Help our Red-tails

Fence off existing stands of Stringybark and Buloke and scattered paddock trees on your property, to protect from stock damage and to allow for natural regeneration.

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Incentives for nests

Incentive payments are again being offered to landholders and members of the public for the discovery of new nests sites as part of the Red-tail Nest Incentive Scheme.

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Join the count

Although we can’t guarantee you’ll see a Red-tail on the day, we’re sure you’ll enjoy a fun day out in the bush searching for our colourful cockatoos.

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Welcome

Rewards offered for Nests

Bob McPherson
The South-eastern Red-tailed Black-Cockatoo Recovery Team and BirdLife Australia are calling on landholders and members of the public to report all sightings and nest activity of the endangered South-eastern Red-tailed Black-Cockatoo.

 

Since 2011, nest incentive payments have been offered to the public for information on new and existing nest sites of the cockatoo across its range in the south-east South Australia and south-west Victoria.  

The scheme, which offers $500 for all ‘new’ nests reported to the Team and $100 for information on the re-use of existing nests, will again be offered thanks to the Nature Foundation SA and funding from the ‘SERTBC Recovery Project’, which is supported by the Australian Government, South East Natural Resources, Wimmera Catchment Management Authority, Glenelg Hopkins Catchment Management Authority through funding from the Australian Governments National Landcare Programme and BirdLife Australia.

Over the last six years, the nest incentive project has proved to be a great success with a total of 23 new nests found across 11 sites.

Last year a record of nine new nests were found near Casterton and Edenhope thanks to the reports from local landholders and the work of Richard Hill and PhD student Daniella Teixeira.

Daniella is currently trialling new methods to monitor Red-tail breeding using bioacoustic technology. This involves comparing the calling behaviour we can hear and record at active nests with the behaviours skilled students and volunteers can observe at the same nest.

The aim is to explore whether specific vocalisations or calls, and certain behaviours can indicate nesting activity and fledging of chicks. The more nests found, the more the Team will learn about nest success and failure, which is critical given many years of poor breeding success.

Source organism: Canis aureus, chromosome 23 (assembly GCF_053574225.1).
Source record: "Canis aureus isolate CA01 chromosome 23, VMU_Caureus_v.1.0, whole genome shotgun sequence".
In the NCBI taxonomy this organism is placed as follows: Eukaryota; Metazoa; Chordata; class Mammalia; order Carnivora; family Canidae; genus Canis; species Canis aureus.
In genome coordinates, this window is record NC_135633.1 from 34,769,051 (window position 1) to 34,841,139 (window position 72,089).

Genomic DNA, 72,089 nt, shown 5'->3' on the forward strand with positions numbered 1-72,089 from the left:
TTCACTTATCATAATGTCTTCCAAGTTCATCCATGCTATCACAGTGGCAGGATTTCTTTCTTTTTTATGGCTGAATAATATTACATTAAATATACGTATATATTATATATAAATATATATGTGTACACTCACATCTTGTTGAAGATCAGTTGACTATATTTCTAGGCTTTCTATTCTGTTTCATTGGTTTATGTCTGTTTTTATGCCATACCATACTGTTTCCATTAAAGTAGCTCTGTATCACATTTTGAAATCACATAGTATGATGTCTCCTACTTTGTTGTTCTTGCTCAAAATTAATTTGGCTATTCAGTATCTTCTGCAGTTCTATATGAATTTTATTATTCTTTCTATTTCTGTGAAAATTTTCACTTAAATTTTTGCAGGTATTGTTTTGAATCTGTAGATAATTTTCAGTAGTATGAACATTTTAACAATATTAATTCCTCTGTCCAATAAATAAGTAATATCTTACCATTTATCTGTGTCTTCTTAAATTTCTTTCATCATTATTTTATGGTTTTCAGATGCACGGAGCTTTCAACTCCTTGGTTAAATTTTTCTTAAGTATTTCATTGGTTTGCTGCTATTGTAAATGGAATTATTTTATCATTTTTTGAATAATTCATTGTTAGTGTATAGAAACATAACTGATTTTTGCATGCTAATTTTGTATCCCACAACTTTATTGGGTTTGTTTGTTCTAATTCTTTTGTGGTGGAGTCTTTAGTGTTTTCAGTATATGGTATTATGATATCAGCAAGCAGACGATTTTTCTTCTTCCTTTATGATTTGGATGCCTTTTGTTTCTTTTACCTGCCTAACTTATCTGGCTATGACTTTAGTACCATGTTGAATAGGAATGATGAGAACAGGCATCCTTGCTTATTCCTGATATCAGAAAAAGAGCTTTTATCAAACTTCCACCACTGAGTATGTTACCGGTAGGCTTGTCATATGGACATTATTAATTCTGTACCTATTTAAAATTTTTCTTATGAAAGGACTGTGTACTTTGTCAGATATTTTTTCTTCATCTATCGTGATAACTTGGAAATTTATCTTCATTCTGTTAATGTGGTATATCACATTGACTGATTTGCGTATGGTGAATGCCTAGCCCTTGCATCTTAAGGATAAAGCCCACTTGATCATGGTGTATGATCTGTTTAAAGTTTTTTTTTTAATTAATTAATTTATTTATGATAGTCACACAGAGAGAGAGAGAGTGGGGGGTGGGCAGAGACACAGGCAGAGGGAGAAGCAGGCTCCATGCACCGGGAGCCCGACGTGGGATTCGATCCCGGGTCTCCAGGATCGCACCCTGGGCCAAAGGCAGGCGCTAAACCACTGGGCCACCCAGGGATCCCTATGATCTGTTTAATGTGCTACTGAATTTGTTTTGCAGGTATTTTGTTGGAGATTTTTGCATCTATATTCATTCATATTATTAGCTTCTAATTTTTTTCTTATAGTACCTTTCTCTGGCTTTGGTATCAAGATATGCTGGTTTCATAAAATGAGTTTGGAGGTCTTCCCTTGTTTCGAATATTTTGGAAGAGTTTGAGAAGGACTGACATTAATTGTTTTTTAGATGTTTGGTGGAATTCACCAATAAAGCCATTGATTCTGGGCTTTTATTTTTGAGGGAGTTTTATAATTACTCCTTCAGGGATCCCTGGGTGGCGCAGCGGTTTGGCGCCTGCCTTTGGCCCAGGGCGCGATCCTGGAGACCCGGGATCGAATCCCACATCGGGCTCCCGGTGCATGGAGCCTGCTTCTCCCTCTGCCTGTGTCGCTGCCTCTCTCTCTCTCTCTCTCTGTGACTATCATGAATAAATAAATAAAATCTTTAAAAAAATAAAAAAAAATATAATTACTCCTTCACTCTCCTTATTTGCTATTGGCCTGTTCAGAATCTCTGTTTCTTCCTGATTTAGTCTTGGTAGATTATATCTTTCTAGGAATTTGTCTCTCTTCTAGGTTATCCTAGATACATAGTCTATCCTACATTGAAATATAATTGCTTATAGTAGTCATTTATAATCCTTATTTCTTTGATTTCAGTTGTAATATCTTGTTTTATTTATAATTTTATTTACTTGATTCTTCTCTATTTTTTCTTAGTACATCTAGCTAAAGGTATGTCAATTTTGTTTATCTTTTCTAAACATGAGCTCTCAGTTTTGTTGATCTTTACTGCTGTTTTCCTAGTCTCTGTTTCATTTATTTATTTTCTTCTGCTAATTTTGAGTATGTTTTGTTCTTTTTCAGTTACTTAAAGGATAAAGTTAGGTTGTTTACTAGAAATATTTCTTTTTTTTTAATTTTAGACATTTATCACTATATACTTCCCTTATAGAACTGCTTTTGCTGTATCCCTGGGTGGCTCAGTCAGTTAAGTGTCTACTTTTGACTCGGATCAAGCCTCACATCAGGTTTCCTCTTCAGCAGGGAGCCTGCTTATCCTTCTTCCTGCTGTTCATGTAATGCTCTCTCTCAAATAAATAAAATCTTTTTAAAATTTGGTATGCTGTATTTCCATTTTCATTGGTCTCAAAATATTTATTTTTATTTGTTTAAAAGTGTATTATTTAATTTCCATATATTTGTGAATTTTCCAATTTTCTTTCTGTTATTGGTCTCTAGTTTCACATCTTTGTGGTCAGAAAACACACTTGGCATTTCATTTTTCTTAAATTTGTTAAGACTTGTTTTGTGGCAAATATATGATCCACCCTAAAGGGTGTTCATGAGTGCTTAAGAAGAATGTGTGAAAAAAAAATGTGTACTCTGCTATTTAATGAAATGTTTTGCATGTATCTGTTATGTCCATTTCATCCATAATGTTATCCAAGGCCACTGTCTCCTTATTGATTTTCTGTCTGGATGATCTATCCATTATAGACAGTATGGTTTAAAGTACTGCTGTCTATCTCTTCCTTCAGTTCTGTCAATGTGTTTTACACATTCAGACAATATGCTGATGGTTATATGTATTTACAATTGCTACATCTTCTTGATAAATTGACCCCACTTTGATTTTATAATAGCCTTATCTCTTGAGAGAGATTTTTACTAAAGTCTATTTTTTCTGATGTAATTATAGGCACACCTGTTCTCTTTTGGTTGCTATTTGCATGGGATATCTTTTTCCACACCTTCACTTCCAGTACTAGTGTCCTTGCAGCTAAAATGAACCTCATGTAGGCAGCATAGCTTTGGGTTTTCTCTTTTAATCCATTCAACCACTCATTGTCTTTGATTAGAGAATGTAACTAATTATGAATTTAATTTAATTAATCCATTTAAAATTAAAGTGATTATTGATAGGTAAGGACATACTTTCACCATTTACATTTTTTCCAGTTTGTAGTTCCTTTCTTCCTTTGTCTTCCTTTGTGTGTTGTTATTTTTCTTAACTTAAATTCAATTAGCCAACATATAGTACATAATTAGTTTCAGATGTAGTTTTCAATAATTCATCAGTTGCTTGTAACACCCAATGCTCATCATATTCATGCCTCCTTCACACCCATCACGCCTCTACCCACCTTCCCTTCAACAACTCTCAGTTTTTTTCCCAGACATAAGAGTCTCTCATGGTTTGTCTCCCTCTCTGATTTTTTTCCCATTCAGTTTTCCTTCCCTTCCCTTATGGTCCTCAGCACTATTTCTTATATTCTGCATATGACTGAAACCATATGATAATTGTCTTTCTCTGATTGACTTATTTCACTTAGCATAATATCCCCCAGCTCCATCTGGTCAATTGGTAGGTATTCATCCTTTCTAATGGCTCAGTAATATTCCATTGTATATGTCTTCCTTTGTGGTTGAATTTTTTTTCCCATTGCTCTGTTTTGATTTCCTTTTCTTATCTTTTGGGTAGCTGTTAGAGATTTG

Red-tails nest in large hollows (15-50cm), which most often occur in very old, large eucalypts such as River Red Gums. Nest hollows can be in dead or live trees and are more likely to be close to the cockatoo’s stringybark feeding habitat.

Because Red-tails are highly nomadic, moving about their 18,000 km2 range following their stringybark food source and nesting nearby, it is quite uncommon for pairs to use the same nest each year. This makes finding nests quite a challenge.

Furthermore, a large number of nests are located on private-land, which without the support of the landholder simply remain undetected to the Team.

To help us locate new nests, we are asking anyone that sees Red-tails or observes nesting behaviour to report their findings to the Project Coordinator by calling 1800 262 062 or via email redtail@birdlife.org.au.

There are a number of conditions required when applying for incentive payments, which are only issued once the sighting has been confirmed by the Project Team.
 
Some landholders are understandably protective of their nests and would rather not have people coming onto their properties for fear of disturbing the nest. The Team respects this and would be happy to discuss how they can help by providing information, but remain anonymous. There are a number of local landholders on the Team who would be happy to talk to you about this.

Guidelines for the nest incentive scheme and information on Red-tail nesting behaviour can be found by clicking here.

Redtail News

  • Bob McPherson

    Rewards offered for Nests

    The South-eastern Red-tailed Black-Cockatoo Recovery Team and BirdLife Australia are calling on landholders and members of the public to report all sightings and nest activity of the endangered South-eastern Red-tailed Black-Cockatoo. More
  • Photo: David Adam

    Why can’t we keep our endangered Red-tails?

    Current regulations require a specialist permit to keep Red-tailed Black-Cockatoos. This is because of the five sub-species of Red-tailed Black-Cockatoo that occur across Australia, two of these, including our very own South-eastern sub-species, are nationally threatened.

    More
  • Geoffrey Dabb

    You've got to be nuts!

    As regular Red-tail news readers will know, seeds from the nuts or seed capsules of two stringybark eucalypts, Brown Stringybark (Eucalyptus baxteri) and Desert Stringybark (Eucalyptus arenacea) are the main year-round food of our Red-tails. More